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Tourism operators key to large-scale coral restoration

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Tourism operators key to large-scale coral restoration on the Great Barrier Reef

Tourism operators key to large-scale coral restoration

Large areas of damaged coral reefs across the length of the Great Barrier Reef could soon be restored thanks to a unique partnership between scientists and tourism operators in the Whitsundays.

Coral restoration efforts have so far only been conducted on a small scale, but a new project has expanded the program to partner with tourism operators to deploy an innovative technique to grow baby corals and settle them onto damaged reefs.

The technique, successfully pioneered on the Reef by Distinguished Professor Peter Harrison working with the Great Barrier Reef Foundation, is known as Coral IVF. Hundreds of tourism operators and citizen scientists could soon learn how to use it to help restore large areas of damaged coral reefs.

Tourism operators key to large-scale coral restoration

This month, four Whitsunday tourism operators joined researchers on the Reef for the annual coral spawning event, when corals release trillions of eggs and sperm into the water in a mass breeding phenomenon. They learned how to collect the spawn and grow baby corals in special floating nurseries.

Great Barrier Reef Foundation Managing Director Anna Marsden said operators worked hand in hand with scientists to collect the spawn using specially designed larval pools that are small enough to be controlled by their boats.

Tourism operators key to large-scale coral restoration

“This is a critical next step in reaching kilometre-scale coral restoration by working with the hundreds of tourism operators and citizen scientists who are passionate about helping save our Reef,” Ms Marsden said.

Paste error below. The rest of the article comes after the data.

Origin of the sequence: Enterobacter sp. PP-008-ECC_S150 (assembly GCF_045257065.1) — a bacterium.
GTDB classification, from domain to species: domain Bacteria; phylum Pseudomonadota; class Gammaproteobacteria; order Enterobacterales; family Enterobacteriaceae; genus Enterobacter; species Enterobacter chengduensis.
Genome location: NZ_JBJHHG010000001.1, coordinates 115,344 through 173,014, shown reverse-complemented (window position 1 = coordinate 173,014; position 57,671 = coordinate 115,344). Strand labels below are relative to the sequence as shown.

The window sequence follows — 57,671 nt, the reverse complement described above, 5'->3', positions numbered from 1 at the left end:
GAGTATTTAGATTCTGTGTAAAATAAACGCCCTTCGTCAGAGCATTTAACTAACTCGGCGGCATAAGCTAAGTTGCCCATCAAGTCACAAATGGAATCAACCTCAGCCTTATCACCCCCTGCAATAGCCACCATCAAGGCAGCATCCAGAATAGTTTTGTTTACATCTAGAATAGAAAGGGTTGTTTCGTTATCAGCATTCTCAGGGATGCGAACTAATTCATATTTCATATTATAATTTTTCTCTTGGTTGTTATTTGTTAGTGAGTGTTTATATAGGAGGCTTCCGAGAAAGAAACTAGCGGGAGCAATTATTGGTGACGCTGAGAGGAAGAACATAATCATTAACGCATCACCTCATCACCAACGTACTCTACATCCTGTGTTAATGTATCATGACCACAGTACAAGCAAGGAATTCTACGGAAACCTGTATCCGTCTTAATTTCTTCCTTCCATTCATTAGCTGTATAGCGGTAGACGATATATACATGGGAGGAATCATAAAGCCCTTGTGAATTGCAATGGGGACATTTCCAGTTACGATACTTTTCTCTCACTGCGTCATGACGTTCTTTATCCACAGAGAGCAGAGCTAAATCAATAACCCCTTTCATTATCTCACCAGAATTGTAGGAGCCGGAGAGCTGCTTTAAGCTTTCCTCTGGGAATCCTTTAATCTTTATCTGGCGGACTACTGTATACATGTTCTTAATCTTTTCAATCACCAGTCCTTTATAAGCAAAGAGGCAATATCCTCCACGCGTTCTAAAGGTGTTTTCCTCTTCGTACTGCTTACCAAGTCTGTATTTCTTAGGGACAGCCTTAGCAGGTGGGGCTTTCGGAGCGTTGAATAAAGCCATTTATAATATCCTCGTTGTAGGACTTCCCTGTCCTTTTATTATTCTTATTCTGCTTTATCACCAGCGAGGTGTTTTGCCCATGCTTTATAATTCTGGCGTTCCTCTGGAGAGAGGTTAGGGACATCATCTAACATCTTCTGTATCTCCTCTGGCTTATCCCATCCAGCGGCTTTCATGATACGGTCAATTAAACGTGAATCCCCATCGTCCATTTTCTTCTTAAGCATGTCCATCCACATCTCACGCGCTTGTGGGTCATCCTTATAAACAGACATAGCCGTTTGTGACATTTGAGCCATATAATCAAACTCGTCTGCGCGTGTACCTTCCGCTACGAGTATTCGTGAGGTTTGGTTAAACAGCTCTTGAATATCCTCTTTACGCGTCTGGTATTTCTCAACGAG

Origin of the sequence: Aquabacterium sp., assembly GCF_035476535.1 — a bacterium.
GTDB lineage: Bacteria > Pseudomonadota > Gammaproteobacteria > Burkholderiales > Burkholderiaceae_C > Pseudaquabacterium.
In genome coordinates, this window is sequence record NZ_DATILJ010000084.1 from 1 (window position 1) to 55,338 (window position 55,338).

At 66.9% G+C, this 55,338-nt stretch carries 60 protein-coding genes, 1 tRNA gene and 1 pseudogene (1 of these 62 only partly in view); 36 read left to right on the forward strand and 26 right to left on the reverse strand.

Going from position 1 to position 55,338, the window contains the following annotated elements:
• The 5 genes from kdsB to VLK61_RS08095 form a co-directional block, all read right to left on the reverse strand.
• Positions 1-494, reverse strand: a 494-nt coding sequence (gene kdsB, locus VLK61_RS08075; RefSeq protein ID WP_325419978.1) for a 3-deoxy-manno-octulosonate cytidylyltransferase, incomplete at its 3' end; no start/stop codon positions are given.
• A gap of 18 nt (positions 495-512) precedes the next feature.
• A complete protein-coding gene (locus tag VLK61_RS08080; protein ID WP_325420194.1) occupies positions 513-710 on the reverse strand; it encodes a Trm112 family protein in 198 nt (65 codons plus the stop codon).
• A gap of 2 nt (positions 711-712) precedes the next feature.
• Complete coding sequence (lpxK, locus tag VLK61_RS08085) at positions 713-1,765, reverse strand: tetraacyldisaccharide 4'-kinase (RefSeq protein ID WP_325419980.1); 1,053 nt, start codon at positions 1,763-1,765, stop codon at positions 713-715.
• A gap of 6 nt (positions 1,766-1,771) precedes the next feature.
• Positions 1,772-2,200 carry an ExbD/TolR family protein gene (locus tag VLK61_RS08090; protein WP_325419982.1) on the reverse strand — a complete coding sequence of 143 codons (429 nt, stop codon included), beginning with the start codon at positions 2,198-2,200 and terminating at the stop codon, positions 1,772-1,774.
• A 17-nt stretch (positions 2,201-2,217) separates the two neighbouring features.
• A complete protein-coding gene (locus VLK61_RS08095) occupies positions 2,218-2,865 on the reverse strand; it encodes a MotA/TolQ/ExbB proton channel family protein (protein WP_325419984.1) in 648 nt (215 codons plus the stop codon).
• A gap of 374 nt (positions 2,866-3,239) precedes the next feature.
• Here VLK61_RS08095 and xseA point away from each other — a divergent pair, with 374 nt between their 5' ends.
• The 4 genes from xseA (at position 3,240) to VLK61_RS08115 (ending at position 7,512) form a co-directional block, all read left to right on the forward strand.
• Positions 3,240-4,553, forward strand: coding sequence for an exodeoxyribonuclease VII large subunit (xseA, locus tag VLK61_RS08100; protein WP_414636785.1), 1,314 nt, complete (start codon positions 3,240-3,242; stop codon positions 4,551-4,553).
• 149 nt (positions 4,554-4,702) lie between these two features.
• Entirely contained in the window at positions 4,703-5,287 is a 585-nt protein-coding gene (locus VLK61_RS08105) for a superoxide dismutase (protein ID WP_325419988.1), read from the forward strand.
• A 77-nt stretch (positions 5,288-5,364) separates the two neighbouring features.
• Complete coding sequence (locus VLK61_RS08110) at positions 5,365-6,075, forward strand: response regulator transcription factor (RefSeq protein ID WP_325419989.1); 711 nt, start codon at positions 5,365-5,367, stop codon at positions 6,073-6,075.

“Right in the heart of the Great Barrier Reef, the Whitsundays is a critical sanctuary for the Reef’s diverse marine life. However, like the rest of the Great Barrier Reef, it’s also an area that needs our help to recover from the effects of climate change such as coral bleaching and increasingly severe cyclones.

Tourism operators key to large-scale coral restoration

“Innovations like Coral IVF bring us hope for the future of the Reef, but we were previously only able to do it on a small scale.

“Through our Reef Islands Initiative, researchers have been upskilling local tourism operators to ignite a local reef restoration movement that is grounded in science and is scalable.”

Southern Cross University Distinguished Professor Peter Harrison said the coral larval restoration technique known as Coral IVF harnesses the immense natural abundance of coral spawn after mass spawning events.

Tourism operators key to large-scale coral restoration

“By collecting small amounts of the spawn slicks from the sea surface we can maximise the rates of cross-fertilization and genetic diversity among the breeding corals, and rear many millions of coral larvae in larval nursery pools directly on the Reef. Once the larvae are ready to settle we than deploy large numbers of larvae onto degraded reef sites, and then monitor their survival and growth until they grow large enough to start breeding” said Prof. Harrison.

Australian Institute of Marine Science Principal Systems Engineer Dr Mark Gibbs said “we are harnessing the power of the local community, their boats and expertise, to overcome one of the greatest challenges in reef restoration, which is to help reefs at a larger scale.